I had a difficult time settling into this brevet, and it was only until just before the century mark that I began to enjoy the beauty Felkerino and I had ridden ourselves into. Even then, the ride was a mental struggle.

A little discomfort and struggle is part of randonneuring. If I don’t want to experience those pieces of an event, or if they outweigh the overall pleasure or sense of accomplishment, then maybe it is time to change pursuits.

400K brevet Theresa and Bo

There were many small moments that justified my decision to ride. A dramatic chase unfolded between rider Theresa and local dog Bo, and Felkerino and I saw it all. Nobody bosses Bo around, especially not randonneurs.

400K dog

Saturday field work was going on in earnest and we even received cheers from a small group of Amish children who were taking some shade by a barn.

Despite its humble exterior, I had a great time hanging out by the “No Loitering” sign at the Food Mart, drinking pop (which I only consume during brevets) and sharing a laugh with fellow riders.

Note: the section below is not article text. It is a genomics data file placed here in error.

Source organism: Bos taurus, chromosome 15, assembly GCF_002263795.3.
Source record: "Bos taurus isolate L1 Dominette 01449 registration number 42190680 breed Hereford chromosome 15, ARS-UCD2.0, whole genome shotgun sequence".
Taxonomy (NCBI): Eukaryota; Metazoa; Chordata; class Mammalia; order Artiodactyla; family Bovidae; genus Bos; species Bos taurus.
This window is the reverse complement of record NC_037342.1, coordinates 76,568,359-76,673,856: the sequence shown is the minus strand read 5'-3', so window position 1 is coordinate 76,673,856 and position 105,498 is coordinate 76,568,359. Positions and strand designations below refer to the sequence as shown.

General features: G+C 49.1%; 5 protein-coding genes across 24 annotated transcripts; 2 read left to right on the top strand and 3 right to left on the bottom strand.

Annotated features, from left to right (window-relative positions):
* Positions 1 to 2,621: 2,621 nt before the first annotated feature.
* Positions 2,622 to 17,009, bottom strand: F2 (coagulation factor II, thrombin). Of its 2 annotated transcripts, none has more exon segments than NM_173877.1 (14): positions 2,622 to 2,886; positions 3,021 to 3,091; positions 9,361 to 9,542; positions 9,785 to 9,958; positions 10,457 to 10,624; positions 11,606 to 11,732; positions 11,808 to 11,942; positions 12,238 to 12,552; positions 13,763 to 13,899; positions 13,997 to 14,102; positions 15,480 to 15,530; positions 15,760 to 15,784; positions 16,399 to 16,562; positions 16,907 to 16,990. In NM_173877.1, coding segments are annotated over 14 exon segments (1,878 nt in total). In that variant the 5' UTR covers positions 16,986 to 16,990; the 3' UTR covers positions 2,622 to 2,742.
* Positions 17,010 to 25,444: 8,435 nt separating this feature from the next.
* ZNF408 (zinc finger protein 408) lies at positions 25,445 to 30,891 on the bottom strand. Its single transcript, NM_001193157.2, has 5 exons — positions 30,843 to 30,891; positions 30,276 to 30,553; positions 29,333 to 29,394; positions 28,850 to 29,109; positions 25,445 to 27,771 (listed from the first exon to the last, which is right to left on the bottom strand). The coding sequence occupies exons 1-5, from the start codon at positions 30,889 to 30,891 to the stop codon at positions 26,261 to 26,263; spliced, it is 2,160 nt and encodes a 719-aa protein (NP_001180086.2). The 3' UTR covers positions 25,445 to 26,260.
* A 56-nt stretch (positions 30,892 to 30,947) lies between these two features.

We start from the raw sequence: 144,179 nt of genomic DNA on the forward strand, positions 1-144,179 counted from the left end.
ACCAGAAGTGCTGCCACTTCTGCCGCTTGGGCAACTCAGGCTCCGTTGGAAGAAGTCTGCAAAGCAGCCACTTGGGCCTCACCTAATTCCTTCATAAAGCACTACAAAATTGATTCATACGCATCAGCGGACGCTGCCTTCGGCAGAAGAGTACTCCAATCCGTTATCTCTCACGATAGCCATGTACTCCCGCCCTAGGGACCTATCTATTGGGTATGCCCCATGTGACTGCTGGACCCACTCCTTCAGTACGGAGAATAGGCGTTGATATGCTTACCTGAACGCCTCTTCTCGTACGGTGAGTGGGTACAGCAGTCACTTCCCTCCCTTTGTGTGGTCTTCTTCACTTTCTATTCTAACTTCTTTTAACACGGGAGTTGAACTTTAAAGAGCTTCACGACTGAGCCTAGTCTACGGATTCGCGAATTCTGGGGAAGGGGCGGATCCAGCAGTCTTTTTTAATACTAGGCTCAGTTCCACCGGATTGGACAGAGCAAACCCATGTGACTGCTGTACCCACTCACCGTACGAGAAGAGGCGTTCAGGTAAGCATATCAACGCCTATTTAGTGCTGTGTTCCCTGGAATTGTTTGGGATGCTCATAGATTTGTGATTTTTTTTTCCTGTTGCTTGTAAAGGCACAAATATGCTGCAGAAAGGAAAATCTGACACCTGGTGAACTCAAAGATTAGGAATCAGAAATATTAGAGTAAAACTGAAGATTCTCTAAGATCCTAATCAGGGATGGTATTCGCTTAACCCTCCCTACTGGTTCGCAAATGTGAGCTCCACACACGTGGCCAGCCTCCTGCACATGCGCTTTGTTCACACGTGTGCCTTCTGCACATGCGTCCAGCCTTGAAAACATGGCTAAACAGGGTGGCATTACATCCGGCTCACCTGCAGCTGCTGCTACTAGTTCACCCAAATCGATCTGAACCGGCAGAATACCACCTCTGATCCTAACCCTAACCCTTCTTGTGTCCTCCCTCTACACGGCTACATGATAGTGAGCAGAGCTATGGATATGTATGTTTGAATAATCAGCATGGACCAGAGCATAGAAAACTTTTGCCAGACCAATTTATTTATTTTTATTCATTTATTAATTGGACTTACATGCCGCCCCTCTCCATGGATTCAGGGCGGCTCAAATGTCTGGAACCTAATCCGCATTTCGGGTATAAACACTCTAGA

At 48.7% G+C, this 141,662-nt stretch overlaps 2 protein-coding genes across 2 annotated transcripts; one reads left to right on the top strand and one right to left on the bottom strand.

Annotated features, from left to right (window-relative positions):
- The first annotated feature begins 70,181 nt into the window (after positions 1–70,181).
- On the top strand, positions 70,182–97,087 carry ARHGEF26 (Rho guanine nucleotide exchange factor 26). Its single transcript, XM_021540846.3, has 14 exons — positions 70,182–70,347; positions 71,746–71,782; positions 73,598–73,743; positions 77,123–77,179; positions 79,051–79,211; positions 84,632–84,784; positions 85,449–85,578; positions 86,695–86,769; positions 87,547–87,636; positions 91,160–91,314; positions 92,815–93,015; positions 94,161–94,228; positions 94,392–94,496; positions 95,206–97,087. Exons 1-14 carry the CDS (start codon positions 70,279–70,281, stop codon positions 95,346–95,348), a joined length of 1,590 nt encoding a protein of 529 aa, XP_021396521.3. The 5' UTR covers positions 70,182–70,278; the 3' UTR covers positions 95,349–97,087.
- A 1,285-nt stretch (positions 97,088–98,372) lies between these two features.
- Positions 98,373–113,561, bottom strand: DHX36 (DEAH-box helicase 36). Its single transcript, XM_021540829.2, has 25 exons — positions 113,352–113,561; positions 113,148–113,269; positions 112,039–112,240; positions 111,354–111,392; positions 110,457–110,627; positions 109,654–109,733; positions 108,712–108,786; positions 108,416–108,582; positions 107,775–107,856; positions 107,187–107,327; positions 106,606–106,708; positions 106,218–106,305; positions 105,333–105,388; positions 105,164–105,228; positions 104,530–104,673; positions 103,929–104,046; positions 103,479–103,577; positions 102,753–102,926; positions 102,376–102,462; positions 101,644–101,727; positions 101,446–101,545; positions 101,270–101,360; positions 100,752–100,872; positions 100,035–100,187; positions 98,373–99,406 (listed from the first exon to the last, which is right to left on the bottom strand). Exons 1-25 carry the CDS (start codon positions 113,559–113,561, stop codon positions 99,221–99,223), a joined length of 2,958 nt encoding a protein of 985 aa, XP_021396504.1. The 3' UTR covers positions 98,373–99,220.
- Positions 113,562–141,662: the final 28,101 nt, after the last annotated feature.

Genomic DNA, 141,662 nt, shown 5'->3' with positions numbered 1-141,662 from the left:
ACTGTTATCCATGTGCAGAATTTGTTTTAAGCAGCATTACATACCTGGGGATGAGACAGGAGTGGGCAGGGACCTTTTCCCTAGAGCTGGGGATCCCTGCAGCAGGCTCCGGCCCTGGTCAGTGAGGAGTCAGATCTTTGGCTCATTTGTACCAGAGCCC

400K Roger Brian Scott D.C. Randonneurs

I relished the summer heat after our region’s cold winter. Even so, our day transitioned from decidedly toasty at 3 p.m. to much more pleasant riding temperatures after a thunderstorm came through.

I predicted that the storm would bum me out. Instead, seeing the rain roll toward us accompanied by the clouds’ low rumblings reminded me of days in Iowa, where storms like this are a regular affair.

400K brevet. Ye Olde Barn and rain

It was awesome to watch new D.C. Randonneurs members Eric W. and David reach a new milestone by finishing their first 400K and their longest rides to date. I see the 400K as a threshold ride, where most riders will start in the dark and finish in the dark, too.

A 400K requires perseverance and a disciplined approach. Like the sign at the Food Mart said, No Loitering. Frittering time away at a control will come back to bite you. Not eating enough, eating too much, or eating the wrong things can send you to a very bad place on a ride of that distance.

400K brevet D.C. Randonneurs Eric